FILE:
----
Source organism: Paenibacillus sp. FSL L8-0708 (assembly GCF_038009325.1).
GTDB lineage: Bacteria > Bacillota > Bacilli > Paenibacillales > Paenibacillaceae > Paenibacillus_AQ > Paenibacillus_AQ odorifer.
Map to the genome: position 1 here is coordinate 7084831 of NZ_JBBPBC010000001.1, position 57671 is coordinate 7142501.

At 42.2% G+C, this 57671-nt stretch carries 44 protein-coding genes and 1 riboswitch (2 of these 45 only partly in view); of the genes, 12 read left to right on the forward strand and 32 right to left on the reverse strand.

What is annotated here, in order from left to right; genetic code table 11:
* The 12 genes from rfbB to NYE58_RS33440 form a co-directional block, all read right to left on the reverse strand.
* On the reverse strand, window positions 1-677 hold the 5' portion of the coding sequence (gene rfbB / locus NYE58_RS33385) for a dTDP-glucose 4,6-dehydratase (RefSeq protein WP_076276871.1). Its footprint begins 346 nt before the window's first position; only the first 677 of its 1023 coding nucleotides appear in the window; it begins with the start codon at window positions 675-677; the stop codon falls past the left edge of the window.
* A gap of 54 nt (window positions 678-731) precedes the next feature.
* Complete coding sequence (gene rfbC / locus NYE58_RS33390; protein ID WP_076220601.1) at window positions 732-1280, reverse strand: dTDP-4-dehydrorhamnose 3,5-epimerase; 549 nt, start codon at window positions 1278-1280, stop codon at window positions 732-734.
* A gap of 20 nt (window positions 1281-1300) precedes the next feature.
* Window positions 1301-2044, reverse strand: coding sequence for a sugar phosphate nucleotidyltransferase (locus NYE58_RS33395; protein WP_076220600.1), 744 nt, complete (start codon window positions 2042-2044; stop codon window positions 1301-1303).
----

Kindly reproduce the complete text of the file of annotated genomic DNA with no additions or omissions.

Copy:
Source organism: Paenibacillus sp. FSL L8-0708 (assembly GCF_038009325.1).
GTDB lineage: Bacteria > Bacillota > Bacilli > Paenibacillales > Paenibacillaceae > Paenibacillus_AQ > Paenibacillus_AQ odorifer.
Map to the genome: position 1 here is coordinate 7084831 of NZ_JBBPBC010000001.1, position 57671 is coordinate 7142501.

At 42.2% G+C, this 57671-nt stretch carries 44 protein-coding genes and 1 riboswitch (2 of these 45 only partly in view); of the genes, 12 read left to right on the forward strand and 32 right to left on the reverse strand.

What is annotated here, in order from left to right; genetic code table 11:
* The 12 genes from rfbB to NYE58_RS33440 form a co-directional block, all read right to left on the reverse strand.
* On the reverse strand, window positions 1-677 hold the 5' portion of the coding sequence (gene rfbB / locus NYE58_RS33385) for a dTDP-glucose 4,6-dehydratase (RefSeq protein WP_076276871.1). Its footprint begins 346 nt before the window's first position; only the first 677 of its 1023 coding nucleotides appear in the window; it begins with the start codon at window positions 675-677; the stop codon falls past the left edge of the window.
* A gap of 54 nt (window positions 678-731) precedes the next feature.
* Complete coding sequence (gene rfbC / locus NYE58_RS33390; protein ID WP_076220601.1) at window positions 732-1280, reverse strand: dTDP-4-dehydrorhamnose 3,5-epimerase; 549 nt, start codon at window positions 1278-1280, stop codon at window positions 732-734.
* A gap of 20 nt (window positions 1281-1300) precedes the next feature.
* Window positions 1301-2044, reverse strand: coding sequence for a sugar phosphate nucleotidyltransferase (locus NYE58_RS33395; protein WP_076220600.1), 744 nt, complete (start codon window positions 2042-2044; stop codon window positions 1301-1303).